An agency appointed for the exclusive marketing of a suburban high-rise into its predominantly Chinese clientele has received an average 14% commission on the sales.
The May 2012 terms allowed the developer to compel Property Investors Alliance to buy all 16 one-bedroom units within 30 days of registration of the community title plan at a total base price of $7.2 million.
PIA was entitled to introduce buyers for the units under construction in Ryde (Sydney) at higher prices and to keep the excess.
The base price was negotiated so as to yield the agent an anticipated 5% or so on each sale.
The arrangement was crafted as an exclusive agency coupled with put options in favour of developer, an arrangement which doesn’t attract stamp duty in the way a put and call option, under NSW law, does.
As well as locating a suitable property for them, PIA’s service to clients included finance assistance, a three year rent guarantee, a pre-completion inspection service, and ensuring defect rectification.
In November 2013 it entered into an almost identical agreement to market a further 51 units in the project – including 40 two bedders – under which PIA was obliged to return to the developer $31.4 million.
That arrangement was long in the making, with PIA’s Justin Wang initially reluctant. Sales had been slow. Wang had only been unable to move a single one bedroom model in the two years up to April 2014. He and developer Diaa Gabra were both unsure as to an appropriate “base price” for the two-bedroom version, settling at just above $600k for most.
In late 2013 Wang also secured an exclusive agency to sell the entire stock of another development in the same street, almost directly opposite. The “hot” market for the sale of units in that building – The Row – suggested Wang would be able to “ask more [Mr Gabra’s] units than he had anticipated”.
Wang sold out all but three of Gabra’s apartments under the November 2013 arrangement at about $60,000 above the developer’s base price and at least $100,000 above, for those in the first deal.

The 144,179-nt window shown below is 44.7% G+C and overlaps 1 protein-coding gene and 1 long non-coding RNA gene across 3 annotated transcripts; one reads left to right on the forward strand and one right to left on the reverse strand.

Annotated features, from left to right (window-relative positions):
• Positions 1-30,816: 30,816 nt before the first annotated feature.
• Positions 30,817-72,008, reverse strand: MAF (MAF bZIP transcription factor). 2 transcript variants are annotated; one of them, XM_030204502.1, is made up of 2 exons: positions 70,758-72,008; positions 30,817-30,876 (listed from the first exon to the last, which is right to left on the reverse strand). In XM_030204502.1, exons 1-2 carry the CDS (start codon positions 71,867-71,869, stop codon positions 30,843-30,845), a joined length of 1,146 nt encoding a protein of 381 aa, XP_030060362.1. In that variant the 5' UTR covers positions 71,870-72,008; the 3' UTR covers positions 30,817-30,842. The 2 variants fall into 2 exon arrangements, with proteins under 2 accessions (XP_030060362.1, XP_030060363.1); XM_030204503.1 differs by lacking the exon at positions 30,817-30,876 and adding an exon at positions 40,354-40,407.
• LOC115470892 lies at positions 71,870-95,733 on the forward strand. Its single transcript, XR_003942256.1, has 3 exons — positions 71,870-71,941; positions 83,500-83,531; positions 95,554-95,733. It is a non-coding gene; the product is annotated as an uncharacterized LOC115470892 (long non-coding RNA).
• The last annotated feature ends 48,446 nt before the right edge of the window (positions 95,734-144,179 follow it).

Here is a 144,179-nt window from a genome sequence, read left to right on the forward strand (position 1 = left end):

Gabra was stunned when he began receiving sales advices from PIA in March 2014. He called on Wang to adjust the base prices upwards which Wang refused to do.
The developer refused to settle on 3 of the sales whose initial buyers had rescinded but for whom Wang had introduced a replacement purchaser.
He contended that PIA as licensed real estate agent, had not complied with the relevant NSW regulations relating to its appointment and had failed to “act in the interest of his client [the developer] at all times”.
Justice Michael Ball in the NSW Supreme Court agreed that he was acting as agent for the developer but declined to intervene because the agreement was “negotiated between sophisticated and knowledgeable parties reflecting a commercial relationship in which all the risks and benefits of the sale to a third party were placed on PIA”.
“It would be unjust if PIA were entitled to obtain the benefits due to it under the contract,” he ruled.
Neither was PIA guilty of any breach of fiduciary duty or misleading conduct.
The court ordered the developer to pay over the $5.51 million together with additional surpluses due under the 3 contracts that he had refused to complete, namely $431k – making up a total payment of $5.5 million and an average “commission” rate of 14% – together with interest and legal costs.
Ryde Developments Pty Ltd v The Property Investors Alliance Pty Ltd (No 4)  NSWSC 436 Ball J 21 April 2017